Music Theory
Acoustic Composition
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Are there rules when voicing a chord across a mixed ensemble?

For most things music, rules are made to be broken. So from now on let’s instead call these guidelines instead of rules. We’ll start by defining exactly what a “mixed” ensemble is.

A mixed ensemble is any ensemble of instruments from different instrument families.

Some examples of mixed ensembles are: orchestras, wind ensembles, marching bands, Pierrot ensembles, and chamber groups.

Here are some guidelines to follow when writing for a mixed ensemble:

  • Not all instruments are created equal! The differences in the dynamic range in a ensemble will make or break certain voicings. For instance, a trumpet and flute have very different dynamic possibilities when performing a G5.
  • Group like instruments. This isn’t a hard and fast rule, however, instruments of the same family typically work well together and can be grouped in close proximity in a chord. Two clarinets playing a third will be easier to blend than a trumpet and a clarinet playing a third.
  • Double with caution! Whenever working with an ensemble of more than three instruments doubling becomes a necessity. Traditional music theory teaches us to be careful about doubling certain notes in a chord, but care should also be taken when having different instruments doubling the same note. An oboe and trumpet playing a unison note will sound very different than a flute and trumpet.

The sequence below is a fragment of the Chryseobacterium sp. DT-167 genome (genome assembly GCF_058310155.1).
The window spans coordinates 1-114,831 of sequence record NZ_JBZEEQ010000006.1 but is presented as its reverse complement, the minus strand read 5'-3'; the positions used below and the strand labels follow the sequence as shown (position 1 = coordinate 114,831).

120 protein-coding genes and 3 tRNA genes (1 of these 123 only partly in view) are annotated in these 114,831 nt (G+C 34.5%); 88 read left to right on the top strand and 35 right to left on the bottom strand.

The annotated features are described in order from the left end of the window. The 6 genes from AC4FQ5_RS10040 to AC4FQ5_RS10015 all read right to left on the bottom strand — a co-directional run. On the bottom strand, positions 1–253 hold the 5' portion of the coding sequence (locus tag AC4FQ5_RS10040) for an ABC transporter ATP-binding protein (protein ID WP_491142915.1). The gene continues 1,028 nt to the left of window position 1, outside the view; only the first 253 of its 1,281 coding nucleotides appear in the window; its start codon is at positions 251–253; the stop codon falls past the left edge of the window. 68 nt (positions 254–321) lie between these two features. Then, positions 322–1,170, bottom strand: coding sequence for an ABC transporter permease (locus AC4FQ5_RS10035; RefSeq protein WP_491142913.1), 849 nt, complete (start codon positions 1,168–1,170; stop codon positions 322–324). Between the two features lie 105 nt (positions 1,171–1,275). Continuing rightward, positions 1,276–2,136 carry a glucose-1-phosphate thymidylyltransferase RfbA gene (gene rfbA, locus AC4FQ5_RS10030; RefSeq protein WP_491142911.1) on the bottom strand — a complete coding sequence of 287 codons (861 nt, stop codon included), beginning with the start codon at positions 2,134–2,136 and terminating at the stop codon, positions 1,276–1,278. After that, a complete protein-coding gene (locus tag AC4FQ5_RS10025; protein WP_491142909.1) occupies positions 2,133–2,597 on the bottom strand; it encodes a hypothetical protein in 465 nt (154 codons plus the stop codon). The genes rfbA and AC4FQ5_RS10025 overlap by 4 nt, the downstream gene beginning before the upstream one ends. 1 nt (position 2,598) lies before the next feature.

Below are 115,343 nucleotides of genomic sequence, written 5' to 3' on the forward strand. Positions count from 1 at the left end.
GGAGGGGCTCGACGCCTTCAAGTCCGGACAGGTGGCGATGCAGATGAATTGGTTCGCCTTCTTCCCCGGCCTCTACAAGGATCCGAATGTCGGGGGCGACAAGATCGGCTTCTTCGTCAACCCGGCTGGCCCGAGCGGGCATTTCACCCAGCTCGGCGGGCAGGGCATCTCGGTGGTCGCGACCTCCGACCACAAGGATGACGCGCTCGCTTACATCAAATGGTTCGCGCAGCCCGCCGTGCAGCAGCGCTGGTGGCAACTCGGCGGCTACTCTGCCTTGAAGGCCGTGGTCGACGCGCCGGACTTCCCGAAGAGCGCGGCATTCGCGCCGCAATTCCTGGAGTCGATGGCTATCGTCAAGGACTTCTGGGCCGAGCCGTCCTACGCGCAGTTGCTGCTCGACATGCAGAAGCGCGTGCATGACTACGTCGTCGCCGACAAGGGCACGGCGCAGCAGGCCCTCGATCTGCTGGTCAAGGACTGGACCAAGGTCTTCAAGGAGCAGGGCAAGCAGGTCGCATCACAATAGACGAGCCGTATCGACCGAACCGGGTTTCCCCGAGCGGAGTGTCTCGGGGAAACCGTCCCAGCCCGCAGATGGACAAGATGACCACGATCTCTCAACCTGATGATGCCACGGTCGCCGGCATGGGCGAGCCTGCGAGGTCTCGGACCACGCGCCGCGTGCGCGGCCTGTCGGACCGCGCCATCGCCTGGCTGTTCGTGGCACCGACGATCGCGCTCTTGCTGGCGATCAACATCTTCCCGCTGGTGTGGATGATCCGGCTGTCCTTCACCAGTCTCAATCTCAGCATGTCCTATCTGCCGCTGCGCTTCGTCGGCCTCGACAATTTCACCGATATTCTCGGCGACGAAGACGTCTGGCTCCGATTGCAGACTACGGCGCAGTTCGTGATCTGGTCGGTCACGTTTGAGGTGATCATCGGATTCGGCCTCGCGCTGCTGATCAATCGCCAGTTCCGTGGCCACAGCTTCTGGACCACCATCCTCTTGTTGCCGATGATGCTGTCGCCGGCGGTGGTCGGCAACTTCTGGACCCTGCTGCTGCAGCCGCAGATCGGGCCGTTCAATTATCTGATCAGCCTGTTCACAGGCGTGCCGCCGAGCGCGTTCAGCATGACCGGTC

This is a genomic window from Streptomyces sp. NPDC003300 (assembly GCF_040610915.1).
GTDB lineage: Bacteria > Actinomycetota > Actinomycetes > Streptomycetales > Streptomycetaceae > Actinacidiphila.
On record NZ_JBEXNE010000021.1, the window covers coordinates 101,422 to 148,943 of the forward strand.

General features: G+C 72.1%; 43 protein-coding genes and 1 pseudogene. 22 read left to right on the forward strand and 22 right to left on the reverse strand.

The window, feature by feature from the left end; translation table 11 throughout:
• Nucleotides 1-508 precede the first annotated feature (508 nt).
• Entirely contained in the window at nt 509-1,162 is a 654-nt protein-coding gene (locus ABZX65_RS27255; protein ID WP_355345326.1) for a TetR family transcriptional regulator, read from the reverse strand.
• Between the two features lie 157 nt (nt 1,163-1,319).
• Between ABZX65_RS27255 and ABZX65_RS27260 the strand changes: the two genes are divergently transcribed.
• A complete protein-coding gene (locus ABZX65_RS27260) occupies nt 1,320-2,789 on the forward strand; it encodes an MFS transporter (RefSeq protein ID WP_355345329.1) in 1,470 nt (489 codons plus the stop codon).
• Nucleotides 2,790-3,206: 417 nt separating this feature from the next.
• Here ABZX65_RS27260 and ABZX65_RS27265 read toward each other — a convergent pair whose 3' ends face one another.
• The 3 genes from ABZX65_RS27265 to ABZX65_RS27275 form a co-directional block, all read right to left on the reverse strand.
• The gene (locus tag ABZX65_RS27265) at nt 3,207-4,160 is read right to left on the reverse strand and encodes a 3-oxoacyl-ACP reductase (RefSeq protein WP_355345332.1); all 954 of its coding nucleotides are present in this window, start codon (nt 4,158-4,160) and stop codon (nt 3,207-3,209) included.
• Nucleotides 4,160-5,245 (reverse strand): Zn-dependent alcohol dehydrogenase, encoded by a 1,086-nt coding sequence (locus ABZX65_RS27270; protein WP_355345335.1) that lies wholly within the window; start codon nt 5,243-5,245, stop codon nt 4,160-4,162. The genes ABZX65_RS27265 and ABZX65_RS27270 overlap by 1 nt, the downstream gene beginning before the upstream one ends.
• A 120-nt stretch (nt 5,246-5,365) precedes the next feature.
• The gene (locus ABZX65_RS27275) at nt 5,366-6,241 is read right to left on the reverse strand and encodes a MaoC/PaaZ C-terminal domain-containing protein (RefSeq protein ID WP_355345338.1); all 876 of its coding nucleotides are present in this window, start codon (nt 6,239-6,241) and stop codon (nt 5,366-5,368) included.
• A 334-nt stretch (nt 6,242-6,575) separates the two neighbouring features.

• Don’t be afraid to get creative! Experimenting isn’t only ok, it’s encouraged. If you decide you don’t like something, it can always be changed.

Below are some possible ways to orchestrate a hymn for a Pierrot ensemble.

This is the SATB arrangement written for piano.
This arrangement has the soprano in the flute, the alto in the violin, the tenor in the clarinet, and the bass in the cello. It’s an ok arrangement, but you’ll notice that even in the midi realization the melody is a little lost. A good ensemble could blend this correctly, but good orchestration will always lead to better results.
This arrangement transposes the soprano, alto, and tenor up an octave and has the soprano in the violin, alto in the flute, and tenor in the clarinet. The bass voice remains in the original octave and is given to the cello. Notice how much brighter the midi realization sounds. The violin is naturally loud in this register and the flute is able to blend well while also matching the violin’s volume. An issue with this arrangement is the clarinet crosses its break often.